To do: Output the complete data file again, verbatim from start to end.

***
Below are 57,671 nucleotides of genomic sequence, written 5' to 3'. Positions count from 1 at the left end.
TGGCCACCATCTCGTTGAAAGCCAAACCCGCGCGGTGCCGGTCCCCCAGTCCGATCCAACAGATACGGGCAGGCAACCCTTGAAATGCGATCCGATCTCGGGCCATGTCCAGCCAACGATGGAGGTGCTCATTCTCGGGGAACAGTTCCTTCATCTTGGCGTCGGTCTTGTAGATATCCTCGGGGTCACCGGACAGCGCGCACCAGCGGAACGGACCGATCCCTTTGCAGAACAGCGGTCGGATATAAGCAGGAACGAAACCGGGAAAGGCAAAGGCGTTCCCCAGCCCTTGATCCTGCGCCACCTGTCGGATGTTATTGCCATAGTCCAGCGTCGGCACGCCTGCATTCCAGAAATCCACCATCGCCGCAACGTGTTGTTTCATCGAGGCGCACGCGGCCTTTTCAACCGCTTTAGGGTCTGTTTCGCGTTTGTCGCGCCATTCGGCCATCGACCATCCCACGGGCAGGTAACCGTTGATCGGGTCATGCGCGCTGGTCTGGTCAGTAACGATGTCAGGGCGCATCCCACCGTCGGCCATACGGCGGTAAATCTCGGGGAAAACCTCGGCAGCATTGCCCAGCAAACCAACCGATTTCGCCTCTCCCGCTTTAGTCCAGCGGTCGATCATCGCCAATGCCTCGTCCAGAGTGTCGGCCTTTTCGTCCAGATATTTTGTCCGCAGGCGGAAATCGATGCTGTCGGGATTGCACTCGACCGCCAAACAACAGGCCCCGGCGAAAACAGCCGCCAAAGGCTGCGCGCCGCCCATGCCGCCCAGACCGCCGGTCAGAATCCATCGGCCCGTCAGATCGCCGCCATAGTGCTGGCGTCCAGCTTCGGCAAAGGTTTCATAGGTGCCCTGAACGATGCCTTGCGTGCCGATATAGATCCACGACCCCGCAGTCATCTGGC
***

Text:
Below are 57,671 nucleotides of genomic sequence, written 5' to 3'. Positions count from 1 at the left end.
TGGCCACCATCTCGTTGAAAGCCAAACCCGCGCGGTGCCGGTCCCCCAGTCCGATCCAACAGATACGGGCAGGCAACCCTTGAAATGCGATCCGATCTCGGGCCATGTCCAGCCAACGATGGAGGTGCTCATTCTCGGGGAACAGTTCCTTCATCTTGGCGTCGGTCTTGTAGATATCCTCGGGGTCACCGGACAGCGCGCACCAGCGGAACGGACCGATCCCTTTGCAGAACAGCGGTCGGATATAAGCAGGAACGAAACCGGGAAAGGCAAAGGCGTTCCCCAGCCCTTGATCCTGCGCCACCTGTCGGATGTTATTGCCATAGTCCAGCGTCGGCACGCCTGCATTCCAGAAATCCACCATCGCCGCAACGTGTTGTTTCATCGAGGCGCACGCGGCCTTTTCAACCGCTTTAGGGTCTGTTTCGCGTTTGTCGCGCCATTCGGCCATCGACCATCCCACGGGCAGGTAACCGTTGATCGGGTCATGCGCGCTGGTCTGGTCAGTAACGATGTCAGGGCGCATCCCACCGTCGGCCATACGGCGGTAAATCTCGGGGAAAACCTCGGCAGCATTGCCCAGCAAACCAACCGATTTCGCCTCTCCCGCTTTAGTCCAGCGGTCGATCATCGCCAATGCCTCGTCCAGAGTGTCGGCCTTTTCGTCCAGATATTTTGTCCGCAGGCGGAAATCGATGCTGTCGGGATTGCACTCGACCGCCAAACAACAGGCCCCGGCGAAAACAGCCGCCAAAGGCTGCGCGCCGCCCATGCCGCCCAGACCGCCGGTCAGAATCCATCGGCCCGTCAGATCGCCGCCATAGTGCTGGCGTCCAGCTTCGGCAAAGGTTTCATAGGTGCCCTGAACGATGCCTTGCGTGCCGATATAGATCCACGACCCCGCAGTCATCTGGC